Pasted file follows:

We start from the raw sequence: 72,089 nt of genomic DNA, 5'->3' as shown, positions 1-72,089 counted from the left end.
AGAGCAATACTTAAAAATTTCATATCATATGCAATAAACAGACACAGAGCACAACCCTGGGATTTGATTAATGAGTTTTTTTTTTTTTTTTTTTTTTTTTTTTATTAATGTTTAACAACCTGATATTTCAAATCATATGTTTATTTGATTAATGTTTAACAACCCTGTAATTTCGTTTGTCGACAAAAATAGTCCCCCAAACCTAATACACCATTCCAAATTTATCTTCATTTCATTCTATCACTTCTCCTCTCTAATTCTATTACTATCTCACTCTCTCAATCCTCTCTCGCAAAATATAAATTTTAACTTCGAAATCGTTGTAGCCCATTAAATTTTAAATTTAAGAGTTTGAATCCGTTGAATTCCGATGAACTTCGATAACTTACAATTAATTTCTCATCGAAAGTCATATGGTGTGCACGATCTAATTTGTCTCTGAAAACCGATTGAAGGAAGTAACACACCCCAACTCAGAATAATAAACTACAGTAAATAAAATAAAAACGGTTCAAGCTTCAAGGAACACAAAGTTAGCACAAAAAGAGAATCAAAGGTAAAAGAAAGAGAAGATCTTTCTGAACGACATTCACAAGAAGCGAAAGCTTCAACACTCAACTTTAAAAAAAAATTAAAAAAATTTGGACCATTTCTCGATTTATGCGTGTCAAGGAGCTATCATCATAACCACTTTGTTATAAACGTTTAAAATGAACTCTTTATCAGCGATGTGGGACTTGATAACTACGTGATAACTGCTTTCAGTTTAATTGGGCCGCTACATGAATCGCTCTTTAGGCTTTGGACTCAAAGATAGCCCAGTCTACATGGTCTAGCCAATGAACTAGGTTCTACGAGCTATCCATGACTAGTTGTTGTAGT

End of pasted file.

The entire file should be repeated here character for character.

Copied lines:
We start from the raw sequence: 72,089 nt of genomic DNA, 5'->3' as shown, positions 1-72,089 counted from the left end.
AGAGCAATACTTAAAAATTTCATATCATATGCAATAAACAGACACAGAGCACAACCCTGGGATTTGATTAATGAGTTTTTTTTTTTTTTTTTTTTTTTTTTTTATTAATGTTTAACAACCTGATATTTCAAATCATATGTTTATTTGATTAATGTTTAACAACCCTGTAATTTCGTTTGTCGACAAAAATAGTCCCCCAAACCTAATACACCATTCCAAATTTATCTTCATTTCATTCTATCACTTCTCCTCTCTAATTCTATTACTATCTCACTCTCTCAATCCTCTCTCGCAAAATATAAATTTTAACTTCGAAATCGTTGTAGCCCATTAAATTTTAAATTTAAGAGTTTGAATCCGTTGAATTCCGATGAACTTCGATAACTTACAATTAATTTCTCATCGAAAGTCATATGGTGTGCACGATCTAATTTGTCTCTGAAAACCGATTGAAGGAAGTAACACACCCCAACTCAGAATAATAAACTACAGTAAATAAAATAAAAACGGTTCAAGCTTCAAGGAACACAAAGTTAGCACAAAAAGAGAATCAAAGGTAAAAGAAAGAGAAGATCTTTCTGAACGACATTCACAAGAAGCGAAAGCTTCAACACTCAACTTTAAAAAAAAATTAAAAAAATTTGGACCATTTCTCGATTTATGCGTGTCAAGGAGCTATCATCATAACCACTTTGTTATAAACGTTTAAAATGAACTCTTTATCAGCGATGTGGGACTTGATAACTACGTGATAACTGCTTTCAGTTTAATTGGGCCGCTACATGAATCGCTCTTTAGGCTTTGGACTCAAAGATAGCCCAGTCTACATGGTCTAGCCAATGAACTAGGTTCTACGAGCTATCCATGACTAGTTGTTGTAGT